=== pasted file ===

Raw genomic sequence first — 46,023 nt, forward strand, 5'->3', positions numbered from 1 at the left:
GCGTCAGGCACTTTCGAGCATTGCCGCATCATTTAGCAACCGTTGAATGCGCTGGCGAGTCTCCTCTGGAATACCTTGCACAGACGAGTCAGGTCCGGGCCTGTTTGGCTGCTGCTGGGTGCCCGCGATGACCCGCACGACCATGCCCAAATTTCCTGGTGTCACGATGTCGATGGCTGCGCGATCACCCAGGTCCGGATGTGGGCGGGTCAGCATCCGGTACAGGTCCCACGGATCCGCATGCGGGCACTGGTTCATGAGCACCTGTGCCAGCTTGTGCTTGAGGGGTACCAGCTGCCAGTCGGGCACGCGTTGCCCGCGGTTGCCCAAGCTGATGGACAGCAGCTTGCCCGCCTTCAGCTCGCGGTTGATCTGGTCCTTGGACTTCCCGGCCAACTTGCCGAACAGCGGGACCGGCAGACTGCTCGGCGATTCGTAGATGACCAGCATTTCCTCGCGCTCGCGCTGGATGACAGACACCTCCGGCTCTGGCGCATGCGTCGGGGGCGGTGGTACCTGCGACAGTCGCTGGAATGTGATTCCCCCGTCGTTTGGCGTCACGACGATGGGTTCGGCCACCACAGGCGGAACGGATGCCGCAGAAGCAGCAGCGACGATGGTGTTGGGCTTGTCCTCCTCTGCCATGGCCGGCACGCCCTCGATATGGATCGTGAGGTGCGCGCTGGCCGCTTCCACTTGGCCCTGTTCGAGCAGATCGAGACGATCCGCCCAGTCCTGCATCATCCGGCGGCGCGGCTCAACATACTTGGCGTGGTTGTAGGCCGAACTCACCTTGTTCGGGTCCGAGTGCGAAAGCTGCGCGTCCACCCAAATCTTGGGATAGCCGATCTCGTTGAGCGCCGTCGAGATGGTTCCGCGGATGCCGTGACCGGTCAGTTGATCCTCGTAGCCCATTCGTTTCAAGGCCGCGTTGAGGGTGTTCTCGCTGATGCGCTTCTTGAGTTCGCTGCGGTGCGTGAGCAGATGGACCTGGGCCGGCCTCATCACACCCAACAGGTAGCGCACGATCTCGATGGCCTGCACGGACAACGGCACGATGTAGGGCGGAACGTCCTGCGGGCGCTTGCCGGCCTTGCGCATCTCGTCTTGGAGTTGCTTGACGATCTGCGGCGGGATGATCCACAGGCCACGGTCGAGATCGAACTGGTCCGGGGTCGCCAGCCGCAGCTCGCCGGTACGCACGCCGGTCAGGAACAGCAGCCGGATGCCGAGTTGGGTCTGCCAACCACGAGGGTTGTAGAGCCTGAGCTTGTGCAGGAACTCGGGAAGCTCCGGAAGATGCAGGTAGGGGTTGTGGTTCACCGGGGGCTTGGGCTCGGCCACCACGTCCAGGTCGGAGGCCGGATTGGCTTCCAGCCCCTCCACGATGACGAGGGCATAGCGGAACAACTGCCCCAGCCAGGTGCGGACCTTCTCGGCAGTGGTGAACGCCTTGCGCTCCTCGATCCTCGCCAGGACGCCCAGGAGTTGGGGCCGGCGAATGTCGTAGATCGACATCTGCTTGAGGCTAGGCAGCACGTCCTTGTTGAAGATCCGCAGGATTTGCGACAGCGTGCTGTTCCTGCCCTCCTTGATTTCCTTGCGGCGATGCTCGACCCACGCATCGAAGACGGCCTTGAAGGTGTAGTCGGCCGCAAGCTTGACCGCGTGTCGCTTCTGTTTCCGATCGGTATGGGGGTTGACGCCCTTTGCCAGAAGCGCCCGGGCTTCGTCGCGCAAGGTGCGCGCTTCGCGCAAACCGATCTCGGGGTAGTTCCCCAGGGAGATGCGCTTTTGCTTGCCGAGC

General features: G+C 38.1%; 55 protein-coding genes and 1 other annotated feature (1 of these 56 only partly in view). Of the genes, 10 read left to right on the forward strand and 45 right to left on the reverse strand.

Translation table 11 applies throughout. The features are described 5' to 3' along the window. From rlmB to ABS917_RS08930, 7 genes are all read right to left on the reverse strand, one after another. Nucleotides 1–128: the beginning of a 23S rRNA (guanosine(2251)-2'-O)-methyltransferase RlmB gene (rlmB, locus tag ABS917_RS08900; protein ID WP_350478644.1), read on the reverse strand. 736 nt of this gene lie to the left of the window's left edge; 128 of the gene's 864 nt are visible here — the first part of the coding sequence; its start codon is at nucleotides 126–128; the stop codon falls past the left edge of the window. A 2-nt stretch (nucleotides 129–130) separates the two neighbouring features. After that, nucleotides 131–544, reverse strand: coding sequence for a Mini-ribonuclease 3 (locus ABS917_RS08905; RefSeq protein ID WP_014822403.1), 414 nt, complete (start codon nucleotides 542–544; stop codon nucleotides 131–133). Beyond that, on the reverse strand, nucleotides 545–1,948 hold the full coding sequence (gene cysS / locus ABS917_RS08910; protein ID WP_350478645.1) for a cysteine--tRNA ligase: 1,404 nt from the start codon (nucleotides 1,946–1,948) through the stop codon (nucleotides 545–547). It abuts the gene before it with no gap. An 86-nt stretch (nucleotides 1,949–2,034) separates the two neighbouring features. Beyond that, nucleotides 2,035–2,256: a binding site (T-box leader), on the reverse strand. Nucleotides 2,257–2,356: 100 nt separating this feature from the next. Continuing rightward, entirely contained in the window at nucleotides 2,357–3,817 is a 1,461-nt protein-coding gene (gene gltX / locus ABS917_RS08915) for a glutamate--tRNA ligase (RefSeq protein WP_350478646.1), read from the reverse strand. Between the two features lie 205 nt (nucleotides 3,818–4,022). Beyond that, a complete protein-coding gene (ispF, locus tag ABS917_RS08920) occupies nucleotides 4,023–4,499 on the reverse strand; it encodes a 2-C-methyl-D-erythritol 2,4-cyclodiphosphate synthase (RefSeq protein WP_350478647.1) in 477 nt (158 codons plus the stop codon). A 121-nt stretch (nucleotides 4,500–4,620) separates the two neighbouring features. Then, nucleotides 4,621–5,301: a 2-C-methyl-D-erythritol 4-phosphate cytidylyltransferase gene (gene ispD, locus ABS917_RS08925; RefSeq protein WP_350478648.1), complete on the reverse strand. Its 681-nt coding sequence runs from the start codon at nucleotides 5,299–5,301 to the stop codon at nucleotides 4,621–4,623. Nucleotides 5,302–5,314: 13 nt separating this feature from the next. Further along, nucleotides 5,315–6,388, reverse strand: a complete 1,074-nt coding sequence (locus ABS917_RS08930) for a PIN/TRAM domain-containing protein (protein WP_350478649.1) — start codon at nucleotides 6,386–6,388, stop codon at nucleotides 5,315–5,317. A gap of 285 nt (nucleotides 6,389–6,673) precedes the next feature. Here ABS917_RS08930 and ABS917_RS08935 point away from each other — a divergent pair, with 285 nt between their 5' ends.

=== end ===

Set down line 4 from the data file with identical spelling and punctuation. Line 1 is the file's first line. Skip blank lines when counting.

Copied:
Translation table 11 applies throughout. The features are described 5' to 3' along the window. From rlmB to ABS917_RS08930, 7 genes are all read right to left on the reverse strand, one after another. Nucleotides 1–128: the beginning of a 23S rRNA (guanosine(2251)-2'-O)-methyltransferase RlmB gene (rlmB, locus tag ABS917_RS08900; protein ID WP_350478644.1), read on the reverse strand. 736 nt of this gene lie to the left of the window's left edge; 128 of the gene's 864 nt are visible here — the first part of the coding sequence; its start codon is at nucleotides 126–128; the stop codon falls past the left edge of the window. A 2-nt stretch (nucleotides 129–130) separates the two neighbouring features. After that, nucleotides 131–544, reverse strand: coding sequence for a Mini-ribonuclease 3 (locus ABS917_RS08905; RefSeq protein ID WP_014822403.1), 414 nt, complete (start codon nucleotides 542–544; stop codon nucleotides 131–133). Beyond that, on the reverse strand, nucleotides 545–1,948 hold the full coding sequence (gene cysS / locus ABS917_RS08910; protein ID WP_350478645.1) for a cysteine--tRNA ligase: 1,404 nt from the start codon (nucleotides 1,946–1,948) through the stop codon (nucleotides 545–547). It abuts the gene before it with no gap. An 86-nt stretch (nucleotides 1,949–2,034) separates the two neighbouring features. Beyond that, nucleotides 2,035–2,256: a binding site (T-box leader), on the reverse strand. Nucleotides 2,257–2,356: 100 nt separating this feature from the next. Continuing rightward, entirely contained in the window at nucleotides 2,357–3,817 is a 1,461-nt protein-coding gene (gene gltX / locus ABS917_RS08915) for a glutamate--tRNA ligase (RefSeq protein WP_350478646.1), read from the reverse strand. Between the two features lie 205 nt (nucleotides 3,818–4,022). Beyond that, a complete protein-coding gene (ispF, locus tag ABS917_RS08920) occupies nucleotides 4,023–4,499 on the reverse strand; it encodes a 2-C-methyl-D-erythritol 2,4-cyclodiphosphate synthase (RefSeq protein WP_350478647.1) in 477 nt (158 codons plus the stop codon). A 121-nt stretch (nucleotides 4,500–4,620) separates the two neighbouring features. Then, nucleotides 4,621–5,301: a 2-C-methyl-D-erythritol 4-phosphate cytidylyltransferase gene (gene ispD, locus ABS917_RS08925; RefSeq protein WP_350478648.1), complete on the reverse strand. Its 681-nt coding sequence runs from the start codon at nucleotides 5,299–5,301 to the stop codon at nucleotides 4,621–4,623. Nucleotides 5,302–5,314: 13 nt separating this feature from the next. Further along, nucleotides 5,315–6,388, reverse strand: a complete 1,074-nt coding sequence (locus ABS917_RS08930) for a PIN/TRAM domain-containing protein (protein WP_350478649.1) — start codon at nucleotides 6,386–6,388, stop codon at nucleotides 5,315–5,317. A gap of 285 nt (nucleotides 6,389–6,673) precedes the next feature. Here ABS917_RS08930 and ABS917_RS08935 point away from each other — a divergent pair, with 285 nt between their 5' ends.